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8 inhumane ‘slave codes’ created to keep black people in bondage in the 1700s

April 22, 2019 at 12:00 pm | History

Mildred Europa Taylor

Mildred Europa Taylor | Staff Writer

April 22, 2019 at 12:00 pm | History

An illustration of a plantation owner punishing a slave. Pic credit: Bristol Radical History Group

For many people, the disturbing history of the slave trade brings to mind the horrifying experiences enslaved Africans had to go through while working on plantations in the Americas and other parts of the world.

Africans were, for centuries, captured and chained down, forced onto ships and taken into new lands against their will. Some even died before getting to their new homes due to the awful experiences on the ships that packed them like spoons, with no room even to turn.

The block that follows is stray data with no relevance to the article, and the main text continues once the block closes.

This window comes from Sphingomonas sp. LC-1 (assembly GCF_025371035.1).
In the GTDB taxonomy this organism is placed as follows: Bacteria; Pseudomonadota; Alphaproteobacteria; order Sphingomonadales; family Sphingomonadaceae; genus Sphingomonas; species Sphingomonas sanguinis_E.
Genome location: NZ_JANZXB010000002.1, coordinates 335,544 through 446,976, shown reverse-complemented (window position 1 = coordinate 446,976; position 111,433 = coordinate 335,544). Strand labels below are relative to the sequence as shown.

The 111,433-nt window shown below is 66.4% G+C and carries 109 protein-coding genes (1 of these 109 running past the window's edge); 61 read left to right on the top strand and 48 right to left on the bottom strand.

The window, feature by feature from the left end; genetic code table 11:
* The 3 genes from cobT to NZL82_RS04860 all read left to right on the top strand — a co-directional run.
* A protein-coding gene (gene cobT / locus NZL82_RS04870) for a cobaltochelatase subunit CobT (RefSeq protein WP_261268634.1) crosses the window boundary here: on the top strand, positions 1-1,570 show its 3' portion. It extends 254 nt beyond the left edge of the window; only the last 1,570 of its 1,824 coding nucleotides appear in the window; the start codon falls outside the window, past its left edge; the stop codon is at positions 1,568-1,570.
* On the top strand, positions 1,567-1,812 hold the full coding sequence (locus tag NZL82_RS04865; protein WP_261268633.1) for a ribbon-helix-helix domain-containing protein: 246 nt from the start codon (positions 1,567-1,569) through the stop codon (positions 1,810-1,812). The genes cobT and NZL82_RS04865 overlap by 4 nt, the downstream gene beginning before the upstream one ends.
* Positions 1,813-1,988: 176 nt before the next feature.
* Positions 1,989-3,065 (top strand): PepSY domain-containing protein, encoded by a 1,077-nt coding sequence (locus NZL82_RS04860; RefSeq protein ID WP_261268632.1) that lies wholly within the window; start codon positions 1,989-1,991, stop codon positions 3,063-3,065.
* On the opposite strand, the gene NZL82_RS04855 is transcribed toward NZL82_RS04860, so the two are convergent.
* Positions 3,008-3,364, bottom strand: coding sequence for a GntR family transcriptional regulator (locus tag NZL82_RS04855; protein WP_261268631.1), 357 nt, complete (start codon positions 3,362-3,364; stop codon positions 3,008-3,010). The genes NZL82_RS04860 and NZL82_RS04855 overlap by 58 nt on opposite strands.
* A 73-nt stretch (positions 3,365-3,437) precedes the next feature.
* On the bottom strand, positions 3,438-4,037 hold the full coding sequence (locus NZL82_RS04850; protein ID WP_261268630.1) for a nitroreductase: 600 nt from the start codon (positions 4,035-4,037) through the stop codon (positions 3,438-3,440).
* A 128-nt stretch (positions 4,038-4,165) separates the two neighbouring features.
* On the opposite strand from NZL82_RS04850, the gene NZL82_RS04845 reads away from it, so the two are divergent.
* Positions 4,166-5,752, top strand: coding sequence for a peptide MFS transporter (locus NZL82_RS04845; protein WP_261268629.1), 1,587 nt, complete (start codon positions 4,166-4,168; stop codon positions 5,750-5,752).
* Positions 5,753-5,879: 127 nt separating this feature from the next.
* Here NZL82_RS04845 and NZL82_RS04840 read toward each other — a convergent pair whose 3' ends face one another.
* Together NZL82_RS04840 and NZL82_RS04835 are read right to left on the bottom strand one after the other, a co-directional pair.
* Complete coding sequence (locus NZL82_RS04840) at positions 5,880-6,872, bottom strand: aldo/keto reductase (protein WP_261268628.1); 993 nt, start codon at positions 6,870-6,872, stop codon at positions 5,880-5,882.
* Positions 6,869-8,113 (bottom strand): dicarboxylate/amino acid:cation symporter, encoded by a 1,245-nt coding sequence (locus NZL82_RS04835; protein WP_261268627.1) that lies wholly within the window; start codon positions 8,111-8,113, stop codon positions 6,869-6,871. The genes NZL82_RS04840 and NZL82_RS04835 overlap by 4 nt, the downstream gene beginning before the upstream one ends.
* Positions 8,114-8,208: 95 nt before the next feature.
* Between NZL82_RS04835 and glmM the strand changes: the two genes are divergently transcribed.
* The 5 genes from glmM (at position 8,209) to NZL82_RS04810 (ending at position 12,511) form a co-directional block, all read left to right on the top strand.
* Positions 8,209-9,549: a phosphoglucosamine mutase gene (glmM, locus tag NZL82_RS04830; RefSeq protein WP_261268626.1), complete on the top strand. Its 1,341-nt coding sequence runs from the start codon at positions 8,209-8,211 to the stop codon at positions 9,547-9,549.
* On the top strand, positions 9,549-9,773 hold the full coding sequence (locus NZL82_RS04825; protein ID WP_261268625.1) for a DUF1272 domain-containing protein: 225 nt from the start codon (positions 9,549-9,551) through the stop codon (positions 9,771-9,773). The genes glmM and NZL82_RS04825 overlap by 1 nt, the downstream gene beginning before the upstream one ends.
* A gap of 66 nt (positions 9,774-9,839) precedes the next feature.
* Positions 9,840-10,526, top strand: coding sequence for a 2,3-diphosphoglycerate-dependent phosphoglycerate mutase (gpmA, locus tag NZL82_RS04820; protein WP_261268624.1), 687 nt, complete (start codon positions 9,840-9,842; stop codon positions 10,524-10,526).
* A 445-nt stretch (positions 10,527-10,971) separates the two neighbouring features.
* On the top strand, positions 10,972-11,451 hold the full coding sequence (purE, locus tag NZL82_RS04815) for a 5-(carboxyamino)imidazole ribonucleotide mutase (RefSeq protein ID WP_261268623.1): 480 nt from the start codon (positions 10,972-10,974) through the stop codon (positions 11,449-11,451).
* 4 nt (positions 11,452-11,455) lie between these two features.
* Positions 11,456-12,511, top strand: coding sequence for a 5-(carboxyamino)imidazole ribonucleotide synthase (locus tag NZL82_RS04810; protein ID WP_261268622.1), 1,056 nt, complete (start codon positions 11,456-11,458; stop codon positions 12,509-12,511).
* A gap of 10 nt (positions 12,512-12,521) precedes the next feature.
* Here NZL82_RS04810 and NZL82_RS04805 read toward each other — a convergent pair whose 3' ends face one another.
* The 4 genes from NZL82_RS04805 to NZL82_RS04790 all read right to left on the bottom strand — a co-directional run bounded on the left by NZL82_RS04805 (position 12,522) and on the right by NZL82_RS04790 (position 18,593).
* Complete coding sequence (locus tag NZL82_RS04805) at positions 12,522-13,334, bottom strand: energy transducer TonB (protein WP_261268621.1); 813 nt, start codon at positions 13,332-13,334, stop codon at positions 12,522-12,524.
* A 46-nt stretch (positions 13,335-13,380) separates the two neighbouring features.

For those who survived, it was the start of several hours of work on large plantations with little to eat and with never having to forget their status as property.

But the slaves did not simply accept their fate without protest. Slave rebellions were at the time known, and this created a source of worry in the American colonies – and, later, in the U.S. states – with large slave populations.

As African Americans in the colonies grew in number, there were fears among white settlers that an uprising could occur in their own neighbourhoods, said the U.S. History.

It was due to this fear of rebellion that made each colony pass a series of laws restricting the behaviours and movement of slaves. These laws became known as slave codes. The slave codes regulated the relationship between slave and owner and reinforced white legal sanctions over the enslaved black population.

While each state had its own slave code, they shared many similarities, and with each new rebellion, the slave codes became ever stricter. The following slave codes were used to torture enslaved blacks and protect slave owners from the danger of slave violence:

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